The wealthy have some very obvious advantages over people with middle and lower incomes, and, right now, the ability to purchase luxury homes with easier terms is among those advantages. Lenders are now more willing to allow buyers to obtain mortgages on multi-million dollar homes with less than 20 percent down, while possessing lower credit scores and getting lower mortgage interest rates (as well as lower home refinancing rates which MyBankTracker wrote about previously).Flickr|http://www.flickr.com/photos/fibonacciblue/4101208853/sizes/o/in/photolist-7fpLvt-7fpLzr-7ftCE9-vCsrm/
Jumbo mortgages are loans for homes of high value in which the price of the home exceeds lending limits allowed by Fannie Mae and Freddie Mac. Jumbo loans start at $417,000 and higher in most areas but start at $625,000 or more in high-cost areas such as Atlanta, Chicago, Denver, Miami, New York City and San Francisco.
In the special exception areas of Alaska, Hawaii, Guam and the Virgin Islands, the allowed amount by Fannie and Freddie is up to $938,250 for a one-unit home, so jumbo loans in those areas can be quite steep. (The starting loan amount for multi-unit homes is much higher in all regions.) Because Fannie and Freddie set loan limits, jumbo loans are only issued by conventional banks without government backing from the Federal Housing Authority.
In the past, interest rates on jumbo loans have been higher than loans which conform to Fannie Mae and Freddie Mac standards, but this is currently no longer the case. Requiring less than 20 percent down on a home loan is also a relatively new practice. Last year, Wells Fargo was the first to drop its down payment requirement of 20 percent down to only 15 percent on jumbo loans. Bank of America followed by reducing its down payment to 15 percent on loans for over $1 million. Jumbo loan terms are becoming increasingly more lenient across the board.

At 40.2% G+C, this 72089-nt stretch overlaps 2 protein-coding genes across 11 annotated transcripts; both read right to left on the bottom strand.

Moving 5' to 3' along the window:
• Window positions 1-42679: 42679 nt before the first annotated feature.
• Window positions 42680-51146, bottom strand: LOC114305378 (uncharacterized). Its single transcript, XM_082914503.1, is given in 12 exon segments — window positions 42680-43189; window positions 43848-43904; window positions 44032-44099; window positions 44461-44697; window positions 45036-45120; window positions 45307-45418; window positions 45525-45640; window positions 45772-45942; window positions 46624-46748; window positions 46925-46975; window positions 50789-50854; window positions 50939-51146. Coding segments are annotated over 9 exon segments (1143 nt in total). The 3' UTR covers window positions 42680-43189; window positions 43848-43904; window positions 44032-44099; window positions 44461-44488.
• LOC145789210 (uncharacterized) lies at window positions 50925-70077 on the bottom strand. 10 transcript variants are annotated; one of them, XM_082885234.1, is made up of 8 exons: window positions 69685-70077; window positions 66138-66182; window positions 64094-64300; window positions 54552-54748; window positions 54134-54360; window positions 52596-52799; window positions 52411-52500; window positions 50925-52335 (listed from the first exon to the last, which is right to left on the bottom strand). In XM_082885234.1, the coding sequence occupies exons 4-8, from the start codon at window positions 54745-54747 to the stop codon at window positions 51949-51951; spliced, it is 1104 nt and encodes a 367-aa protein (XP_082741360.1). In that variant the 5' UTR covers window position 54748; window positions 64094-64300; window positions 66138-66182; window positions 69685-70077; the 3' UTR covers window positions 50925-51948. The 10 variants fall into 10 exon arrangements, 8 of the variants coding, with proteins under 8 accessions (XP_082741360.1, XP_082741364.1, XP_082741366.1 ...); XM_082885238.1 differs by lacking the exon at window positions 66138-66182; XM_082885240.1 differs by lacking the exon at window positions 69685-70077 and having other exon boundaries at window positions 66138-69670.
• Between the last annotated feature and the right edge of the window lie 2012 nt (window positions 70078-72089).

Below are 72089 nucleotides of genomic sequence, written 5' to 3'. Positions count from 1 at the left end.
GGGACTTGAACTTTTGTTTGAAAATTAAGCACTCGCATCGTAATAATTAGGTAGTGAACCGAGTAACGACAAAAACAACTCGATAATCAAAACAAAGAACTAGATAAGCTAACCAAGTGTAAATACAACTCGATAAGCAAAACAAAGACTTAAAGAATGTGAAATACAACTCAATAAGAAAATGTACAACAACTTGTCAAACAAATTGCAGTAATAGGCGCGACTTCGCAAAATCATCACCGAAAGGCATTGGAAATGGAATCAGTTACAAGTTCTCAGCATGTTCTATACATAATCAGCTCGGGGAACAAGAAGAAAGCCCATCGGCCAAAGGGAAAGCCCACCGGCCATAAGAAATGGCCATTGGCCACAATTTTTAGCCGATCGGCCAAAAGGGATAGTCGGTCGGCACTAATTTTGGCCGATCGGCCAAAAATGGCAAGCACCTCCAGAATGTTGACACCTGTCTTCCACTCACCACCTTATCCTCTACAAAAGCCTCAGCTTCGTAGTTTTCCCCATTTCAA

Is it covered?
Because the government doesn’t insure jumbo loans, but banks still want protections from default, the lowered down-payment requirement has opened up the market for private mortgage insurers. Like FHA loan guarantees, private mortgage insurance is designed to protect the lender if a buyer goes into default. Borrowers putting less down on expensive homes are generally required to purchase the insurance against default.
Several private insurance companies have increased the loan amount they will insure to accommodate mortgage insurance on higher jumbo loans. Recently, Mortgage Guaranty Insurance and Genworth Financial both raised the maximum guaranteed level to $850,000, up from $750,000 and $635,000 respectively. United Guaranty recently began a limited program in which certain loans for up to $1 million may be insured.
However, down payment requirements are not the only jumbo loan terms that have dropped.
“Six months to a year ago, if you weren’t at a 720 credit score or a 740, you couldn’t get a (jumbo) loan,” Jason Auerbach, divisional manager for First Choice Loan Services in New York, told Newsday in late December. “Now, there are opportunities to get jumbo financing with credit scores as low as 700. And there may be lenders out there that will go below that.”
It won’t be easier for everyone. As credit scores go down, banks will require more money up front in the form of a down payment, so not all wealthy buyers will have access to the same deals—especially those who are cash-poor. Lower down- payment jumbo mortgage loans will likely only be available to buyers with excellent credit along with a solid debt-to-income ratio.
What is left to be seen is whether or not the loosened down payment requirements are a sign of an upwardly-mobile economy or of more risky lending practices that will result in more foreclosures.
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